For some of you, the thought of shorter days, cooler nights, sweaters and snow sledding brings a smile to your face. For others, you may shudder and grimace that colder days are indeed upon us. If you dread the impending winter season so much that it affects your mood, you may suffer from Seasonal Affect Disorder, or SAD, a real condition that affects between 2-10 percent of the population with women being affected more than men. SAD is most often caused by lack of sunlight.
Often, people can begin to feel “down” or depressed with several days of no sunlight.
The term “winter blues” is often used to describe SAD because sufferers report feeling not quite themselves when colder months are here. Genetics and brain chemicals can also be contributors to SAD.
Sunlight provides our bodies with necessary Vitamin D, which has been shown through research to improve mood and regulate brain chemistry. The expression “soak up the sun” has good meaning. Our brains benefit from exposure to just 10 minutes of sun.
Symptoms of sad include depressed mood, social withdrawal, hopelessness, changes in sleep or appetite, difficulty concentrating, irritability and lack of interest in regular activities.
A former patient of mine, “Jennie” was generally a happy, functional person.
When September approached each year, her appearance, demeanor and mood started to shift. She became increasingly negative about her life, found it hard to stay motivated and stopped exercising. It was apparent through my meetings with Jennie that she was suffering from SAD. We created a plan that would help her cope with SAD symptoms each year.
A plan of approach is critical when you recognize that you may be affected by SAD. Simply talking about it will usually not be as effective.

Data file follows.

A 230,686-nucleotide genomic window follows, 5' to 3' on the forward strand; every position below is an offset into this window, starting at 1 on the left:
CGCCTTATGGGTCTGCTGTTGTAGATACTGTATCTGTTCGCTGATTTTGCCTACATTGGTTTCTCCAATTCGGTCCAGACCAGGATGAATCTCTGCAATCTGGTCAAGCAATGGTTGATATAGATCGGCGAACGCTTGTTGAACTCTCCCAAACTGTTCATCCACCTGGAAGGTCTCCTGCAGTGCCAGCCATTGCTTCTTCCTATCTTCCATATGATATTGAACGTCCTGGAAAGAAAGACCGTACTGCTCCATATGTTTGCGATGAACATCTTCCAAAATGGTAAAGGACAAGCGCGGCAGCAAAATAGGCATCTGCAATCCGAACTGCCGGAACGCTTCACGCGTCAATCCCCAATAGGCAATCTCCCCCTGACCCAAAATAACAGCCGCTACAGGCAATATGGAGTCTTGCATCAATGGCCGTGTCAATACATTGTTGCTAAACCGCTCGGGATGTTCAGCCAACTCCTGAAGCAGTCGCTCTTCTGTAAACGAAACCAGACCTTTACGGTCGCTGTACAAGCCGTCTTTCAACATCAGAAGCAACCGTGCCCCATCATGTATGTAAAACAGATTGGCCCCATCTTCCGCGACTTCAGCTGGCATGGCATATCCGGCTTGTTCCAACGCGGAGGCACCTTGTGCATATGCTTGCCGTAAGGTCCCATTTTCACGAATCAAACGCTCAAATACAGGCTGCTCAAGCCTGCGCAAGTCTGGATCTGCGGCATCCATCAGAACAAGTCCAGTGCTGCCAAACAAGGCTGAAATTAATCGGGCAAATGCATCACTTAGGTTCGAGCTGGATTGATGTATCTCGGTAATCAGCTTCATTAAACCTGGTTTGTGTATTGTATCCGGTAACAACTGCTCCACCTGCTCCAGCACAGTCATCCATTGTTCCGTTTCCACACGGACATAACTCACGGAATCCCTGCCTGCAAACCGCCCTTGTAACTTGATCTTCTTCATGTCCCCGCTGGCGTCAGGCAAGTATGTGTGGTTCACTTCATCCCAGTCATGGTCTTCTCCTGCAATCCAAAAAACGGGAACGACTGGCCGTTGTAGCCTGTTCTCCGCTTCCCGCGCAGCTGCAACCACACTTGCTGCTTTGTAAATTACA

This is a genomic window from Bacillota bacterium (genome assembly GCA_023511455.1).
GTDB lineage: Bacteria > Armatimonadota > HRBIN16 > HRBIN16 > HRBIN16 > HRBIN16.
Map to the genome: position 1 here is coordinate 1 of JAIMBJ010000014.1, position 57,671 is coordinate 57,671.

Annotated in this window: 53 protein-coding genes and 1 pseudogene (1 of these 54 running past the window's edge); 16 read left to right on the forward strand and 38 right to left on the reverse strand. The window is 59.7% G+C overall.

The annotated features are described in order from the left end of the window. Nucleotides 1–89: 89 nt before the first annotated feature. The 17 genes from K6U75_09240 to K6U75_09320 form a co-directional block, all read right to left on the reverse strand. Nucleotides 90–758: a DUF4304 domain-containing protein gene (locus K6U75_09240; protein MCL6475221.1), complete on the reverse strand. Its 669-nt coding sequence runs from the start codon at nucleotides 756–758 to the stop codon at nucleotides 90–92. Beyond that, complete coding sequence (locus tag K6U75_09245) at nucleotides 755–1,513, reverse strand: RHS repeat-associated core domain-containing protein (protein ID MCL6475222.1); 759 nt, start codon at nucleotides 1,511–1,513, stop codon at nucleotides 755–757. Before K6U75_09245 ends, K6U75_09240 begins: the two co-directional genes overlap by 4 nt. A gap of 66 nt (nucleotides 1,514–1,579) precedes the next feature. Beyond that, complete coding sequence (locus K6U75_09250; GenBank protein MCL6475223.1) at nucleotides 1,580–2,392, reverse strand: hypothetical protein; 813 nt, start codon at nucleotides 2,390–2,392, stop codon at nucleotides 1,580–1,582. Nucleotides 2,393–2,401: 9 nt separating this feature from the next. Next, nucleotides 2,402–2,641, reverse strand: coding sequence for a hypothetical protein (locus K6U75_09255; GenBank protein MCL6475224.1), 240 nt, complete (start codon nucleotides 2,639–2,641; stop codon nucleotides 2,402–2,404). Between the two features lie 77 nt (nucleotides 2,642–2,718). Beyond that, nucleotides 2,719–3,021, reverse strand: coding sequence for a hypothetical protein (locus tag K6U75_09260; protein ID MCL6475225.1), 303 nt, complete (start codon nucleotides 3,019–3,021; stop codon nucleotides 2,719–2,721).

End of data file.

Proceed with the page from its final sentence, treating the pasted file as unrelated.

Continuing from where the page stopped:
The good news is that SAD is easily treated. While some could assume that only therapy can help, there are other options that you can try to help overcome symptoms.
Let me give you some ideas that may be helpful.
Stock up on sun. If you are not overly light-sensitive, the early fall season is a fantastic time to be outside and build up your Vitamin D levels. Even five minutes a day of sunlight a day can help lessen depressive symptoms. The same is true with SAD. Before it gets cold, dark and gloomy, take advantage of the sunshine as much as possible.
Create a care package — for yourself. Fill a box or drawer with relaxing, soothing items. These can include candles, a favorite book or CD, positive affirmations or healthy snacks, such as nuts and dark chocolate. You will have an “emergency kit” that you can access during those cold winter months when you’re not feeling so great emotionally.
Avoid isolation. Try to make human contact at least once a day, either by phone, Skype or in person. E-mail or texting doesn’t count. The more you isolate, the harder it will be to feel connected to your world.
Consider a light box. Light boxes can be purchased online and allow a person to be exposed to bright light each day. These can be helpful alternatives to natural sunlight that can be absent for days at a time.
Short-term therapy. While some people shy away from seeing a therapist for fear that this means they are “crazy,” therapy can be a very healthy and supportive tool. Some SAD sufferers benefit from therapy just during the winter months.
Attend to basic needs. These include proper nutrition, a regular sleep cycle, and self-care (relaxation and stress management). Take a long shower, pet your dog, watch a funny movie or call a friend.
Power of positive thinking. Studies show that people who have more positive thoughts report a more balanced mood. Write positive affirmations on note cards and carry them with you or post in your home. Affirmations such as, “I can do this,” or, “I will be okay,” or, “This season will pass,” can help combat negative thought patterns.
As Deborah Day says, “Nourishing yourself in a way that helps you blossom in the direction you want to go is attainable, and you are worth the effort.”
Diane Bigler is a licensed clinical social worker who lives in Platte City with her family. She may be reached by e-mail at firstname.lastname@example.org.